Do you believe in magic?


Photo by Louis LaVenture/The Pioneer

Kali Persall,
Managing Editor

Levitating a cup of Sprite or conjuring money from a burning piece of paper aren’t skills that most fifth graders possess, but 11-year-old Matthew Pizzi, otherwise known as Matty the Magician, has mastered them.

It all started with a first-grade talent show at Prince of Peace Lutheran School in Fremont. The day before the show, he told his mother, Pam Pizzi, that he wanted to perform magic, and she drove him to Houdini’s Magic Shop on Pier 39 in San Francisco to buy tricks.

“It was a little crazy and chaotic,” said Pizzi. “I didn’t know anything about magic at the time, zero, so I googled magic stores near Fremont. It turns out there are no magic shops anywhere between here and Oakland. You had to go all the way to San Francisco.”

The pair picked up two tricks: a magic “change bag” that appears empty at first glance but can be used to make items vanish and appear, and a flower that appears at the wave of a wand. “[The tricks were] quick and short and sweet,” said Pizzi. “We practiced our hearts out for a couple of hours.”

Since then, Matty has performed dozens of tricks at school talent shows, in classrooms, at birthday parties and community events. He wears a signature dark blue, pointy magicians hat, a velvet black cape and a tuxedo t-shirt and works behind a small table with a black drape. He almost always carries a magic wand. “I love entertaining people,” said Matty. “That first year it was just awesome. When I asked for assistance the whole crowd [raised their hands].”

Four years ago, Matty performed with “Dan Chan the Magic Man,” a professional magician from San Francisco at Pacific West Gymnastics in Union City. During intermission, Pizzi approached the magician and asked if he would allow Matty to incorporate one trick into his act. He agreed and Pizzi says she’s now considering asking “the magic man” to mentor Matty.

On Oct. 29, Matty performed a pop-up show at a Trunk or Treat event that took place at John Muir Elementary School in Hayward. The event was catered toward providing a safe, inclusive space for autistic children and their families.

When Matty was in preschool, he struggled with behavioral issues like biting, which made it difficult for him to integrate into public school, so his parents decided to enroll him at Prince of Peace, a private school. Pizzi said the class never reaches over 20 kids, which allows Matty to have more one-on-one instruction.

Until age six, Matty received Applied Behavioral Analysis therapy, a method of treatment that helps people with a wide range of social issues correct behavior and learn “socially significant behaviors” such as reading, academic and social skills and applied living behaviors, according to the Center for Autism and Related Disorders, Inc.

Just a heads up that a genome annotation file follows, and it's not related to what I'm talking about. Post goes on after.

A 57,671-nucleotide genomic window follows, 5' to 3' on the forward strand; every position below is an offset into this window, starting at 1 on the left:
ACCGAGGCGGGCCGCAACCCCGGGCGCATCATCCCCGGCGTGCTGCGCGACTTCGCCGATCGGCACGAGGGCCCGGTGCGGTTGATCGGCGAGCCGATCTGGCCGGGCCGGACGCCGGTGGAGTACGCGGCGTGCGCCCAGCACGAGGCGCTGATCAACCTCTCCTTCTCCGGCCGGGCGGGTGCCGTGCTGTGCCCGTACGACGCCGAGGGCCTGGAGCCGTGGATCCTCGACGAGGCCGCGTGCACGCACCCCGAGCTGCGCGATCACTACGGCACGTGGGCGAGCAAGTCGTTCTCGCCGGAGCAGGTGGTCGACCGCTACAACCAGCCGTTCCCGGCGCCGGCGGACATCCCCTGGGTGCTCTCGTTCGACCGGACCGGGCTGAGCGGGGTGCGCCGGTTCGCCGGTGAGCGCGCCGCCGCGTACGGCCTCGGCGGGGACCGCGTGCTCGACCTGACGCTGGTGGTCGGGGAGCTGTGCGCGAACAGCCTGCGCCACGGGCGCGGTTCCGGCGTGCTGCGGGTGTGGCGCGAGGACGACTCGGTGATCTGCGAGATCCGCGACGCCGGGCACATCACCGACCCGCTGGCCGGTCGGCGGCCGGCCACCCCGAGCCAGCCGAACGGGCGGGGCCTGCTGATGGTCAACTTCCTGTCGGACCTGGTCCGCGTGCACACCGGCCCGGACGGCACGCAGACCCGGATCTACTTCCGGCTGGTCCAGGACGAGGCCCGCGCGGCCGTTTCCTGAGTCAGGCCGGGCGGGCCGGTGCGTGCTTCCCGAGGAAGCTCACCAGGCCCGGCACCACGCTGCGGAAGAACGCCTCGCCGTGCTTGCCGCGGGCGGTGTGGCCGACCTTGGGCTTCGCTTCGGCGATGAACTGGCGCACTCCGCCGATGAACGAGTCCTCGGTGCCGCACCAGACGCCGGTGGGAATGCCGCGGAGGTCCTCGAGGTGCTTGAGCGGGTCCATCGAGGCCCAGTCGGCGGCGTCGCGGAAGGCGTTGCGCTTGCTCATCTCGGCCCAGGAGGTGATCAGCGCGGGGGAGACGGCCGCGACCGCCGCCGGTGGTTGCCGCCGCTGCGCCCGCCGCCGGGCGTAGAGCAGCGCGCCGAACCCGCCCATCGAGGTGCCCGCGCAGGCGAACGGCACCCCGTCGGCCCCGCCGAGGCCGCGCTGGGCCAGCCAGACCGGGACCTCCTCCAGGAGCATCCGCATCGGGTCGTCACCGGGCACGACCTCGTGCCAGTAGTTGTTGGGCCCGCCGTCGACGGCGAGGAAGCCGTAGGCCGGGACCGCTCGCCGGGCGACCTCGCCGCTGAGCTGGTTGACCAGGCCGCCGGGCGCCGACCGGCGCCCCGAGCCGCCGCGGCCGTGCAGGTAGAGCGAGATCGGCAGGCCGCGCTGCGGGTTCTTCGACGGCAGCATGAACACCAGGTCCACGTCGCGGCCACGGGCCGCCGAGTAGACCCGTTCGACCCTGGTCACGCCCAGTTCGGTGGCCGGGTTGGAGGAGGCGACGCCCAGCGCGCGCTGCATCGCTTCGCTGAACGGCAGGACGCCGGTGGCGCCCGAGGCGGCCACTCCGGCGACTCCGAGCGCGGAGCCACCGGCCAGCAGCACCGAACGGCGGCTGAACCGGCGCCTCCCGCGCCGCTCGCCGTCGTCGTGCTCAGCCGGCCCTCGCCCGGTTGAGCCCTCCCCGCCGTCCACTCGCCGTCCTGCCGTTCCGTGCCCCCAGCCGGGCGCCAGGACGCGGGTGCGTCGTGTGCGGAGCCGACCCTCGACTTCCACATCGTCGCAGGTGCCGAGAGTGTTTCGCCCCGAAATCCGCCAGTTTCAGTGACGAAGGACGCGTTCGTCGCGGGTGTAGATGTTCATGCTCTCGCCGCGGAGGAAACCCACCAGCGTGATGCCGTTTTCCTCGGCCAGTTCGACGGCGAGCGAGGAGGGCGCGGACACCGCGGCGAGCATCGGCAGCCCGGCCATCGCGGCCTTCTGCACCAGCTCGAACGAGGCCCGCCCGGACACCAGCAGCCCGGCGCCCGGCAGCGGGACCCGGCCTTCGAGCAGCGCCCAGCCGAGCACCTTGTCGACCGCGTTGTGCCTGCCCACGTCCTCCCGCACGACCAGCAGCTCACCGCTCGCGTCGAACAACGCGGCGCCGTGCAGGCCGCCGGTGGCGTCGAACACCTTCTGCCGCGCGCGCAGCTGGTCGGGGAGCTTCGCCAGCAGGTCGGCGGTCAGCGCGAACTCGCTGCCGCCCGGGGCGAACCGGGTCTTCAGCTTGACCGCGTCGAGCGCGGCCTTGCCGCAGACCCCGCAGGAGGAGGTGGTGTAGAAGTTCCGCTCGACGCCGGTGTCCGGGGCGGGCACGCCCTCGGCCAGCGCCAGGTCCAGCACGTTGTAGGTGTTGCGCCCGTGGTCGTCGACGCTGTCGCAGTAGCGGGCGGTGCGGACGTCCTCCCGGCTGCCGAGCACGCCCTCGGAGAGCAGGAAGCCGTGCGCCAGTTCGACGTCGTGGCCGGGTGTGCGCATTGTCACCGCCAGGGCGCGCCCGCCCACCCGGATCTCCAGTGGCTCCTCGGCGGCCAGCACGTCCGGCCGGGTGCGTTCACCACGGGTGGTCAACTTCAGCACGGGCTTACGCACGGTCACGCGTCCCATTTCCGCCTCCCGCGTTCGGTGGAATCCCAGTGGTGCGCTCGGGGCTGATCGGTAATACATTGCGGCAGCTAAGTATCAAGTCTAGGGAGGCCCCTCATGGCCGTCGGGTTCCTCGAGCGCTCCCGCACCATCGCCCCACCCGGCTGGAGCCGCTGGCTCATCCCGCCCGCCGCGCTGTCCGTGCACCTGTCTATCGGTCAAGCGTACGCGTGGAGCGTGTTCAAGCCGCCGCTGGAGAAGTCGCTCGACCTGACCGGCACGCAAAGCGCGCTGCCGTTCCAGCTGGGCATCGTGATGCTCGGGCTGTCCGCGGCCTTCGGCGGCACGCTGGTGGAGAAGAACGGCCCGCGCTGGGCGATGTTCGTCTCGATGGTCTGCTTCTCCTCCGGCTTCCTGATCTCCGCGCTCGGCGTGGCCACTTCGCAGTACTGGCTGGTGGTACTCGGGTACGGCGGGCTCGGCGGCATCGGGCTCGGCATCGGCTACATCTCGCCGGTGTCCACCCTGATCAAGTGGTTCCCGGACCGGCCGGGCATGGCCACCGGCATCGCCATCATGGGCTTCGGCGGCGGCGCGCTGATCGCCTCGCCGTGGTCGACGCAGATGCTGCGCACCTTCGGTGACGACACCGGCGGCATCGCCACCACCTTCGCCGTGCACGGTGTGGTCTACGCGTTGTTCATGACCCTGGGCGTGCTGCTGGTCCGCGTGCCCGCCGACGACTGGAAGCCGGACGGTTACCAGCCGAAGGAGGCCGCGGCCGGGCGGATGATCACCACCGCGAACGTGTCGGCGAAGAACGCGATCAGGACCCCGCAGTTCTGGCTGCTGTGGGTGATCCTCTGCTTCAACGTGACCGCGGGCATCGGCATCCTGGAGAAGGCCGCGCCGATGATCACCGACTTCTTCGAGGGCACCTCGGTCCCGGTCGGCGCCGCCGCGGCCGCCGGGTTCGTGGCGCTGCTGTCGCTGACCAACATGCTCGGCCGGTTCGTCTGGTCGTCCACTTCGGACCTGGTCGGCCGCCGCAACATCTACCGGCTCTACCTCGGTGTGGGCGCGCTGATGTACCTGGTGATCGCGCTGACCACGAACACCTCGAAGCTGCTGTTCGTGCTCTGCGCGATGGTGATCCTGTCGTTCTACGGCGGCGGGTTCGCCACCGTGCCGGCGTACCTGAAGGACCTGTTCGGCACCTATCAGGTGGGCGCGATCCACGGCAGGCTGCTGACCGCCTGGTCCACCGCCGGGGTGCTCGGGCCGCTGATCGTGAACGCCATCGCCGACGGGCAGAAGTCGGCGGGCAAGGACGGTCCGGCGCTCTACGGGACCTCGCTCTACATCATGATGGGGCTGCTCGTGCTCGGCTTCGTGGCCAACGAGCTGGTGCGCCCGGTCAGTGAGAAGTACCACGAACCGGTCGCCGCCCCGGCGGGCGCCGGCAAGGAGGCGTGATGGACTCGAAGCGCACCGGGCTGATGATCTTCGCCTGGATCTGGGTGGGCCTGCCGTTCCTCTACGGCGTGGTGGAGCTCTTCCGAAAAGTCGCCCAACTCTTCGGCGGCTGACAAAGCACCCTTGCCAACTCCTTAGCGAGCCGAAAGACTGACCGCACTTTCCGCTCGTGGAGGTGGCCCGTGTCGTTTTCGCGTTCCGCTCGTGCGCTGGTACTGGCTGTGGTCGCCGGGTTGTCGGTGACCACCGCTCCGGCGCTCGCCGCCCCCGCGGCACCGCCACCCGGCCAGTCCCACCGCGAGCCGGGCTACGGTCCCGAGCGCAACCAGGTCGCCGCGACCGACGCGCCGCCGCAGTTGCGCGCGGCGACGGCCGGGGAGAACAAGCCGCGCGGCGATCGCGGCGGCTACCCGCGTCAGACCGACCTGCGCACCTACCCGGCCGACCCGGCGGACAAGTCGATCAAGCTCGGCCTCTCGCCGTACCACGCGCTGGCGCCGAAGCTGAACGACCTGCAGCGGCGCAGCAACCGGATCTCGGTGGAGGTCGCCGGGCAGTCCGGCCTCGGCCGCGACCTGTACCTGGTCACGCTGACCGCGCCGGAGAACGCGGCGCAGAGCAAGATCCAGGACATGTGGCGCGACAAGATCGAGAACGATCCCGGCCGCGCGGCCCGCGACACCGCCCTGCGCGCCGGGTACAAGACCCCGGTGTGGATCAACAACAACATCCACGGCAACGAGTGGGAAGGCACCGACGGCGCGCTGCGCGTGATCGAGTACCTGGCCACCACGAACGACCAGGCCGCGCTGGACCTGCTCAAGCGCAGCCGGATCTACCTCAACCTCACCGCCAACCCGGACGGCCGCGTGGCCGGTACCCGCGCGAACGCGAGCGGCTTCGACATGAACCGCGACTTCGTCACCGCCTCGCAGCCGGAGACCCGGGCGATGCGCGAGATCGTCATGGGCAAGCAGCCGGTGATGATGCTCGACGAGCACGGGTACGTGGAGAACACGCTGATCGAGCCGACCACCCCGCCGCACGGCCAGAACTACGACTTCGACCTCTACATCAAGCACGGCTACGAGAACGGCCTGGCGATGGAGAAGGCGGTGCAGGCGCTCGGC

Pizzi said Matty’s magic has helped to boost his self esteem, build relationships with other kids and improve his social skills. “This is a good thing for him because it’s brought him out of his shell a lot,” she said. “At first, getting up on stage was a challenge, now he loves it.”

For the first time, Matty has showed an interest in playing team sports. He recently attended a volleyball skills camp through the city of Fremont and plans to give basketball a try at Prince of Peace next year. “It’s a social experiment to keep pushing him to be around people and be a part of something,” said Pizzi.

Pizzi is an alumna of Cal State East Bay and a former network engineer and web design project manager. Before having Matty, she was also a pilot and scuba diver. Now she’s a stay-at-home mom who never misses a school event and frequently helps out in the classroom. She helps Matty study for tests and homework every day.

Pizzi also recently chaperoned field trips to the San Juan Bautista mission in San Benito County and the Lawrence Hall of Science in Berkeley. “I kind of gave everything up and poured it all into him,” she said. “The more you put into your kid, the bigger rewards you get.”

Pizzi is the mastermind behind many of Matty’s tricks. She researches and learns each one through videos online before she teaches them to her son. Pizzi said that tricks can take days or weeks to learn, depending on the level of difficulty, such as card tricks that require sleight of hand.

Pizzi said a lot of kid-friendly tricks and card magic isn’t very impressive for a large audience, so she modifies the more difficult tricks commonly performed by adults. In the money and fire trick, Pizzi said the magician is supposed to hold the burning paper in their hand. Matty puts the paper down in a tray before he lights it on fire.

Many of Matty’s tricks are purchased online and some come with written instructions, but Pizzi said Matty learns best by watching the trick in person or video. The same method can be applied to Matty’s own tricks: Pizzi started a Youtube channel with all of Matty’s shows, which the pair watches frequently in order to help Matty evaluate how to improve, what to change and what tricks to add.

“We kind of build our own momentum,” she said. Matty put on four shows this year so far and has built up to eight or nine tricks. He’s looking into performing more throughout the year and plans to constantly practice in between shows, “so he doesn’t lose it.”

“It looks so easy and once you learn, it is not too bad, but there’s a bit of a curve there that you have to be aware of,” she said.